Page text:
Within this general framework, it is possible to distinguish two varieties of pantheism. First, pantheism can be understood as the denial of any distinction whatsoever between God and the natural world and the assertion that God is in fact identical with everything that exists. “God is everything and everything is God.” On this view, God is the world and all its natural contents, and nothing distinct from them. This is reductive pantheism. Second, pantheism can be understood as asserting that God is distinct from the world and its natural contents but nonetheless contained or immanent within them, perhaps in the way in which water is contained in a saturated sponge. God is everything and everywhere, on this version, by virtue of being within everything. This is immanentist pantheism; it involves that claim that nature contains within itself, in addition to its natural elements, an immanent supernatural and divine element.

    Is Spinoza, then, a pantheist? Any adequate analysis of Spinoza's identification of God and Nature will show clearly that Spinoza cannot be a pantheist in the second, immanentist sense. For Spinoza, there is nothing but Nature and its attributes and modes. And within Nature there can certainly be nothing that is supernatural. If Spinoza is seeking to eliminate anything, it is that which is above or beyond nature, which escapes the laws and processes of nature. But is he a pantheist in the first, reductive sense?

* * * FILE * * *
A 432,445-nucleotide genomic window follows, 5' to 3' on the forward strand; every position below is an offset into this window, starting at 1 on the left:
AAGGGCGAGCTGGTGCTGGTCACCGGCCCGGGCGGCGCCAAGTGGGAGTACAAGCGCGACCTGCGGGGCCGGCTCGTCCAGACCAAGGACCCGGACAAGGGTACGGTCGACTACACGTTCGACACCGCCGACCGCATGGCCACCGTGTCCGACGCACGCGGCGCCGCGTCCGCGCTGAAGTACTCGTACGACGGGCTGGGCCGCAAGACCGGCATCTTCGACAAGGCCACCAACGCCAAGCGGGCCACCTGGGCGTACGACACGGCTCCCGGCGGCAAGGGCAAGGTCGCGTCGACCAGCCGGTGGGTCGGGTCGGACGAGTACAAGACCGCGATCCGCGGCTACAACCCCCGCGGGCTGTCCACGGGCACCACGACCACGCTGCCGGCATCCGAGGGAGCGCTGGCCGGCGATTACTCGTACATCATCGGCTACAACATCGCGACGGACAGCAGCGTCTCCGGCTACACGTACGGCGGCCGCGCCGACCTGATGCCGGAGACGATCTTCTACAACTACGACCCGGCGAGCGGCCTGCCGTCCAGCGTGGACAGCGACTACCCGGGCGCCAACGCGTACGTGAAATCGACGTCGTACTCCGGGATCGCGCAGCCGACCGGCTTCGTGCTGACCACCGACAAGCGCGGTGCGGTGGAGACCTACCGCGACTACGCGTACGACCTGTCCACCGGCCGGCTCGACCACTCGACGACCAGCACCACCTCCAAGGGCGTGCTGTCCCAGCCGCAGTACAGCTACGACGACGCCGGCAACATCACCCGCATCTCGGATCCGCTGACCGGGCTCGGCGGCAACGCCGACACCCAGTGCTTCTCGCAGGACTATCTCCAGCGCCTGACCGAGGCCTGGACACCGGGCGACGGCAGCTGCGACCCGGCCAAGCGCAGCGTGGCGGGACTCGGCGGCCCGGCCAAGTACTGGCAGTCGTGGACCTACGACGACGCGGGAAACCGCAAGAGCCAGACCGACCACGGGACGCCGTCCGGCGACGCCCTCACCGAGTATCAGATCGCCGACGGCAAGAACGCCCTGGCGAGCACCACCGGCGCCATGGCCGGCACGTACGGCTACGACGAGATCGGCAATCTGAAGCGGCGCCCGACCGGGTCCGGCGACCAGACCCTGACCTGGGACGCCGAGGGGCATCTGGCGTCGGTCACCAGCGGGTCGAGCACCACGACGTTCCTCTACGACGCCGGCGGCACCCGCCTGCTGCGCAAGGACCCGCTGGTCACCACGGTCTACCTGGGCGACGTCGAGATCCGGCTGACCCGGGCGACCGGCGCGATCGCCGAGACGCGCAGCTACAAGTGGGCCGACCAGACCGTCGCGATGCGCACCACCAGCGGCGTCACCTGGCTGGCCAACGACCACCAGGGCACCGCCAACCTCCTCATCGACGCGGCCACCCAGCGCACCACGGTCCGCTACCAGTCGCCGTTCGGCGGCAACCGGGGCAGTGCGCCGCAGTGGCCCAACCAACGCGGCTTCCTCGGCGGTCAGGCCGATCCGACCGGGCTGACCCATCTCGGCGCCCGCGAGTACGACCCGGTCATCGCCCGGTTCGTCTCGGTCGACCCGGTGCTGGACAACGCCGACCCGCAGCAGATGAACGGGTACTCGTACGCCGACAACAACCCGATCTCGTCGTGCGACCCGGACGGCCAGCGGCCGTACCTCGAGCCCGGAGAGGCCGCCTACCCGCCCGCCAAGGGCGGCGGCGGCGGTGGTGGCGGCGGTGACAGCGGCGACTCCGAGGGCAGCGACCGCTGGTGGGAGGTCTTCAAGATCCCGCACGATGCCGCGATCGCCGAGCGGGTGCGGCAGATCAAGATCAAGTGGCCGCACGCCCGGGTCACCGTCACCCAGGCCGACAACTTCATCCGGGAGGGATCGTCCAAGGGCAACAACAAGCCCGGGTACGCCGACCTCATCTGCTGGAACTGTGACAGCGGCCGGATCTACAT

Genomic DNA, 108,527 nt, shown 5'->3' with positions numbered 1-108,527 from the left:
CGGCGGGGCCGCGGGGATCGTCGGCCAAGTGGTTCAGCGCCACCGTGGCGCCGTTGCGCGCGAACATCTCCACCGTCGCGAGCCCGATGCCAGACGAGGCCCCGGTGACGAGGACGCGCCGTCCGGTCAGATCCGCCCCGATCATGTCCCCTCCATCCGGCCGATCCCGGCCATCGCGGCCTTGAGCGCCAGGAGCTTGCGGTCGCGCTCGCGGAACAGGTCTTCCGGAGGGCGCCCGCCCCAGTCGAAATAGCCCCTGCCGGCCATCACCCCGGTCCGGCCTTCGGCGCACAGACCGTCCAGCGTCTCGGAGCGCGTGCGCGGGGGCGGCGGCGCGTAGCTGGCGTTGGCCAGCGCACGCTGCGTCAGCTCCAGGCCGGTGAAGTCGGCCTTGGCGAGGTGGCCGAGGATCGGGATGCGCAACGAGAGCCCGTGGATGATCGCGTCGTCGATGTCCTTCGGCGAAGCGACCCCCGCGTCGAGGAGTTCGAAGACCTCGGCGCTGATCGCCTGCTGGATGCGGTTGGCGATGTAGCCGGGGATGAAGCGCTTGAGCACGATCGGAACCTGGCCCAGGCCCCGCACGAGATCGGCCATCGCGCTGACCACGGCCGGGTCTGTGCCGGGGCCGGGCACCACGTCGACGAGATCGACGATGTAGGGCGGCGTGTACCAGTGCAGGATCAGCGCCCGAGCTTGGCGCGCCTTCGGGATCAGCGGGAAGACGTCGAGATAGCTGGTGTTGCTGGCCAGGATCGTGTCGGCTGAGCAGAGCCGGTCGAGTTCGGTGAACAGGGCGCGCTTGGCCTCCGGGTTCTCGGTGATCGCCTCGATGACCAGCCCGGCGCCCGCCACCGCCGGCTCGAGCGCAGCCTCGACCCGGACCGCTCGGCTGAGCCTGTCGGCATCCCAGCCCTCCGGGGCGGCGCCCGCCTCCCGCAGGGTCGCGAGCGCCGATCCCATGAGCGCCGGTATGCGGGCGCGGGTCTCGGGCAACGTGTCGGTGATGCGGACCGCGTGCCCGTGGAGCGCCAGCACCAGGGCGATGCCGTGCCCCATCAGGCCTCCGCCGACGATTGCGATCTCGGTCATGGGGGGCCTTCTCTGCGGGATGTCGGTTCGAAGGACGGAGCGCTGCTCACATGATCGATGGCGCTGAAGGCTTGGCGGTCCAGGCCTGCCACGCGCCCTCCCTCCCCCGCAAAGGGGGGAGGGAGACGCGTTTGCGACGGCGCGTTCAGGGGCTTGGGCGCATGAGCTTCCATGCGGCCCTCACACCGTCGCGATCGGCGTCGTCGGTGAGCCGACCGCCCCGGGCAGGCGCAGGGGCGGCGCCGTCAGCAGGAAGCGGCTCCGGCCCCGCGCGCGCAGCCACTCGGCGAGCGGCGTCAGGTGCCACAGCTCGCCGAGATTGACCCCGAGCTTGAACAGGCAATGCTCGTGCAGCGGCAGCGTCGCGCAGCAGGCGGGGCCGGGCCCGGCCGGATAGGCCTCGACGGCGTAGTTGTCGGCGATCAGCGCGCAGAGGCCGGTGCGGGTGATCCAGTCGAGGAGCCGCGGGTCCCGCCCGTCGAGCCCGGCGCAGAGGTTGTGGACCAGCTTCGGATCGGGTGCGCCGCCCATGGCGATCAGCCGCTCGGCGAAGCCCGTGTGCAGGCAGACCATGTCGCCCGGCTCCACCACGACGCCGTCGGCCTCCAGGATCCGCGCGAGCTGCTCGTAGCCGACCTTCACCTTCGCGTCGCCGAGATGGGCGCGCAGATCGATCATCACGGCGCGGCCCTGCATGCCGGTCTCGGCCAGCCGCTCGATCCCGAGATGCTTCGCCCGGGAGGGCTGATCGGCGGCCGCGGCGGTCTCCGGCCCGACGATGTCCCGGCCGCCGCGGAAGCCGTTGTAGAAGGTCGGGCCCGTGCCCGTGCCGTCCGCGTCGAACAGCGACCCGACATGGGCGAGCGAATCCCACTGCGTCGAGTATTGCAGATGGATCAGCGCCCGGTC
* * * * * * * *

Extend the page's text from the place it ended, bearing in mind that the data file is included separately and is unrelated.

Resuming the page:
The issue of whether God is to be identified with the whole of Nature (i.e., Natura naturans and Natura naturata) or only a part of Nature (i.e., Natura naturans alone), which has occupied a good deal of the recent literature, might be seen as crucial to the question of Spinoza's alleged pantheism. After all, if pantheism is the view that God is everything, then Spinoza is a pantheist only if he identifies God with all of Nature. Indeed, this is exactly how the issue is often framed. Both those who believe that Spinoza is a pantheist and those who believe that he is not a pantheist focus on the question of whether God is to be identified with the whole of Nature, including the infinite and finite modes of Natura naturata, or only with substance and attributes (Natura naturans) but not the modes. Thus, it has been argued that Spinoza is not a pantheist, because God is to be identified only with substance and its attributes, the most universal, active causal principles of Nature, and not with any modes of substance. Other scholars have argued that Spinoza is a pantheist, just because he does identify God with the whole of nature.